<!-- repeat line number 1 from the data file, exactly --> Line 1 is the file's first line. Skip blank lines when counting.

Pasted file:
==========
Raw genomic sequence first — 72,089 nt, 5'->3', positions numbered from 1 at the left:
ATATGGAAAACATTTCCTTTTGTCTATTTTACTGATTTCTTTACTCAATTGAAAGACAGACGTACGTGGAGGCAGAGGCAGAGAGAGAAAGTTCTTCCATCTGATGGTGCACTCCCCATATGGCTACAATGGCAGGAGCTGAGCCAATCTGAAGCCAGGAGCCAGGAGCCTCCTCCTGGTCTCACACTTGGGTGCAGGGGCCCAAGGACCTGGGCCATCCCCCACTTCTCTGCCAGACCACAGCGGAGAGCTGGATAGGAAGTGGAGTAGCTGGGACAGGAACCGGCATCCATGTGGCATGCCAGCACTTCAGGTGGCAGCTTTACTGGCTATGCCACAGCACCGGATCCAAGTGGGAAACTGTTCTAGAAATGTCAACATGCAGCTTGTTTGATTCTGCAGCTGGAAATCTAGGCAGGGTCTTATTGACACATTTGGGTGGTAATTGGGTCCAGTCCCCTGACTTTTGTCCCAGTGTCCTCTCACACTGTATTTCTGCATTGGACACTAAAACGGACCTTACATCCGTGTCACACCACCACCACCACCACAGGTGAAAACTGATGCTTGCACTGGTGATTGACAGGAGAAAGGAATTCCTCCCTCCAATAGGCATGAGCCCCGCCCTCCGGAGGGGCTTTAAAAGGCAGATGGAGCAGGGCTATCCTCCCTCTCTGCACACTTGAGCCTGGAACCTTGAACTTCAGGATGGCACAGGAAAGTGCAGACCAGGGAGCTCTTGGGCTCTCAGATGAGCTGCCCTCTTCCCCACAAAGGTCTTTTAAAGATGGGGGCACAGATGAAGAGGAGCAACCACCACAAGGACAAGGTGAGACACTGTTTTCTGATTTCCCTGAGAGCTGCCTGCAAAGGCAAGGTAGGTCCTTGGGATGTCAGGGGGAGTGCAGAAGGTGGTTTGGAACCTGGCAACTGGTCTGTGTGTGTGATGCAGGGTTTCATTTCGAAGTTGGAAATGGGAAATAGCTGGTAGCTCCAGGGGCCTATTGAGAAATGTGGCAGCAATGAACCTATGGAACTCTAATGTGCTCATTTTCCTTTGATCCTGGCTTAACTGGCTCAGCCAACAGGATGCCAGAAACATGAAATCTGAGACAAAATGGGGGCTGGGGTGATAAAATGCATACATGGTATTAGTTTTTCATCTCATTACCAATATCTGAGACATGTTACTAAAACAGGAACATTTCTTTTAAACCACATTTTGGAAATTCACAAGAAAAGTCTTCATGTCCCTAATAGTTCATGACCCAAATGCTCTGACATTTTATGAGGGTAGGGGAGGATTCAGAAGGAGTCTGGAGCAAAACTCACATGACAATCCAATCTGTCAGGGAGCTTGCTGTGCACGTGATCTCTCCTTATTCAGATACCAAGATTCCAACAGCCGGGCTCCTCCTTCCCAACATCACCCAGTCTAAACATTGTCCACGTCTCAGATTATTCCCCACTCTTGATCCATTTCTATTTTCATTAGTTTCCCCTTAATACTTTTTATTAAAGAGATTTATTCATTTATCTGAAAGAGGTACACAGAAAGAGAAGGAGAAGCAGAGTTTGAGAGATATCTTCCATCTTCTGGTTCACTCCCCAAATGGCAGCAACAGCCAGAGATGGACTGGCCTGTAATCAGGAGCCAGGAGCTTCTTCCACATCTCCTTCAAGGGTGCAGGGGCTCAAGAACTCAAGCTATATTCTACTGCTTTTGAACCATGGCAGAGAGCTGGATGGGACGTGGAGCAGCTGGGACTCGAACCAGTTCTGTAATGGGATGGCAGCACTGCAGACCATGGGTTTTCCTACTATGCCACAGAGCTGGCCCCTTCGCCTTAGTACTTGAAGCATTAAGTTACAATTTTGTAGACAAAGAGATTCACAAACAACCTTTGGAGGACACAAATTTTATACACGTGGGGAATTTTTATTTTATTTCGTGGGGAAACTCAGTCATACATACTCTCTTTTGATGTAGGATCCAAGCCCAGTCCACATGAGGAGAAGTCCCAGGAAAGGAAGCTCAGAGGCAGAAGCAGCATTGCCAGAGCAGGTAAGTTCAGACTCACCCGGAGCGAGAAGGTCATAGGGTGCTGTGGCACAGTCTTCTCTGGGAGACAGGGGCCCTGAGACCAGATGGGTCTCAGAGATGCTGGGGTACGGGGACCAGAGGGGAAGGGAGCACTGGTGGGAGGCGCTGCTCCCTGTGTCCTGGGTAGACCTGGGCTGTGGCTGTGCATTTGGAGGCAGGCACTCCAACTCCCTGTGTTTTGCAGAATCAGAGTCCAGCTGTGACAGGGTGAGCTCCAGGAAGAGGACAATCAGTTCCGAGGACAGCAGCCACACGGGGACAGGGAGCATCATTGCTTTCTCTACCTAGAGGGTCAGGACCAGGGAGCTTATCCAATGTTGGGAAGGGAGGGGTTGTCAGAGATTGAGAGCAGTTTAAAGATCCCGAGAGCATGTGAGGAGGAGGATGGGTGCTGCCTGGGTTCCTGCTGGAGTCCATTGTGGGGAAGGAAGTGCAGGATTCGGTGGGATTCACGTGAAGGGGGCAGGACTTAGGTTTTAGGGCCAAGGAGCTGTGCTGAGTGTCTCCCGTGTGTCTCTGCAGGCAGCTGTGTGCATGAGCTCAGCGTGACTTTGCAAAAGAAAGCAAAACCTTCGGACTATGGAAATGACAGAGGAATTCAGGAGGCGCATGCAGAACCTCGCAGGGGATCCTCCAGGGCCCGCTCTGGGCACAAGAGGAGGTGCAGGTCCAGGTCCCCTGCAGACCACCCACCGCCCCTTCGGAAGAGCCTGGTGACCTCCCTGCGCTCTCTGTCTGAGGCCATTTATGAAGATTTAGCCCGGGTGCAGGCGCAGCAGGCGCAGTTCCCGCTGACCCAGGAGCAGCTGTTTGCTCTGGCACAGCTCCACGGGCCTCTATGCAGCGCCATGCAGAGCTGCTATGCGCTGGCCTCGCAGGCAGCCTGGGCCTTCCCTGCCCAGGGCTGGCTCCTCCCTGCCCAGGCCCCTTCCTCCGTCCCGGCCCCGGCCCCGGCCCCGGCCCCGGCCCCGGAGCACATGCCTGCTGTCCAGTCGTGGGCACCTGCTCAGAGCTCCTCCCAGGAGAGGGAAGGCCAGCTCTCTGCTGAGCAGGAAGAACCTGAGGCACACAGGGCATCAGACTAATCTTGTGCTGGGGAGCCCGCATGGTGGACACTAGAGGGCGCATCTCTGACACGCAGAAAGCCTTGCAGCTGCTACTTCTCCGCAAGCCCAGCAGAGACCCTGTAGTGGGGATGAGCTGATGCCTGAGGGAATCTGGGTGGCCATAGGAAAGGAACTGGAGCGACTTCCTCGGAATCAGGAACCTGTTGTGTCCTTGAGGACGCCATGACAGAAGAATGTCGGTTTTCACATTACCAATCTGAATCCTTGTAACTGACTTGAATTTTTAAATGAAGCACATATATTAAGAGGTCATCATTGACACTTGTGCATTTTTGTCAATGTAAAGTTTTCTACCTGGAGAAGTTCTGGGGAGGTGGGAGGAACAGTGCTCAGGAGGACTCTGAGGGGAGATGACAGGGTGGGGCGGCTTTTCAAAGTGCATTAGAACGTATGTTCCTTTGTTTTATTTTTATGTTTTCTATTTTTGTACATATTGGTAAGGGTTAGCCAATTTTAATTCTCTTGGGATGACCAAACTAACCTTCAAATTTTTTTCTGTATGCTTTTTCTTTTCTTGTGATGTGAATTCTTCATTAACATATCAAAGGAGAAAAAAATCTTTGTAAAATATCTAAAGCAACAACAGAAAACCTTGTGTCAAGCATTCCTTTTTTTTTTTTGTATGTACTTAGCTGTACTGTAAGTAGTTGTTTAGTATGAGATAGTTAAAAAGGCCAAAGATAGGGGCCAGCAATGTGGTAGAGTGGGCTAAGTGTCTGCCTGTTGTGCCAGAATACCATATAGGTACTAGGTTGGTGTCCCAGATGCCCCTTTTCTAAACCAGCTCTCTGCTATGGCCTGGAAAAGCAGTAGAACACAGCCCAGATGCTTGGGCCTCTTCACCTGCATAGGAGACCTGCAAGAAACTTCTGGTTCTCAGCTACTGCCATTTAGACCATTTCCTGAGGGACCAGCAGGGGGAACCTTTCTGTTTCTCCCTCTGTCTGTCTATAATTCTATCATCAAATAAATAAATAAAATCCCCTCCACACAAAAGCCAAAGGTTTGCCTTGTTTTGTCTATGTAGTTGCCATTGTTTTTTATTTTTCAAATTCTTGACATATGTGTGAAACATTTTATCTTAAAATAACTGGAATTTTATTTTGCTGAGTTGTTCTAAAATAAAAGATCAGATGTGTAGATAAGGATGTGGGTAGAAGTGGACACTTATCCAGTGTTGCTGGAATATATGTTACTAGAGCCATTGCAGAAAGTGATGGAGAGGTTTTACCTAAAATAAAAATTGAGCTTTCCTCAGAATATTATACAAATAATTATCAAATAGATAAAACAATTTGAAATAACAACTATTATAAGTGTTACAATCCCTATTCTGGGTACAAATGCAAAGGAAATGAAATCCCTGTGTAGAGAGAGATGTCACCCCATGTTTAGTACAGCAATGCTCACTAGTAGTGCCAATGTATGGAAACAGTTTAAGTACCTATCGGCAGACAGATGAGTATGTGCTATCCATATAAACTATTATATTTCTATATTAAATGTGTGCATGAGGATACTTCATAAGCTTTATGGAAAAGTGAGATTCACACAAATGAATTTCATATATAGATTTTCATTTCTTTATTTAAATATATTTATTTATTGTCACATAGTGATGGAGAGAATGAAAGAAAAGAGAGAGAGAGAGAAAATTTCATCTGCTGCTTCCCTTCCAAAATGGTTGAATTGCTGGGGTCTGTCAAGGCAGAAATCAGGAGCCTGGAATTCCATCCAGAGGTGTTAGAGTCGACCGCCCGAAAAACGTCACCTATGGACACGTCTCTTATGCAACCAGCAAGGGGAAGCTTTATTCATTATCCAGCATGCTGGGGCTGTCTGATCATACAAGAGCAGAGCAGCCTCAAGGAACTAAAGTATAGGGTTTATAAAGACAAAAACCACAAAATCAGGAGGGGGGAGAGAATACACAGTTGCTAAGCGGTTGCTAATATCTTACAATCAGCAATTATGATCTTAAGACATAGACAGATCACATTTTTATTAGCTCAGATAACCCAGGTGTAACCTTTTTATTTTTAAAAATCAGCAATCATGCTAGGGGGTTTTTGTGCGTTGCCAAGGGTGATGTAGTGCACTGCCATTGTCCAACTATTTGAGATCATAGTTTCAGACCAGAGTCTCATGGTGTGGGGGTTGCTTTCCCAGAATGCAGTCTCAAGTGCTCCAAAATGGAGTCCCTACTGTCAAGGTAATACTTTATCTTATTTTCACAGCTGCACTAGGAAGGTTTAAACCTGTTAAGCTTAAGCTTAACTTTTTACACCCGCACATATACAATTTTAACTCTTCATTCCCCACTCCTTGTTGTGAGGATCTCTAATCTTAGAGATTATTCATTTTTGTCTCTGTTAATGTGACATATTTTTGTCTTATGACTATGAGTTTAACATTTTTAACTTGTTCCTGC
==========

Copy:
Raw genomic sequence first — 72,089 nt, 5'->3', positions numbered from 1 at the left: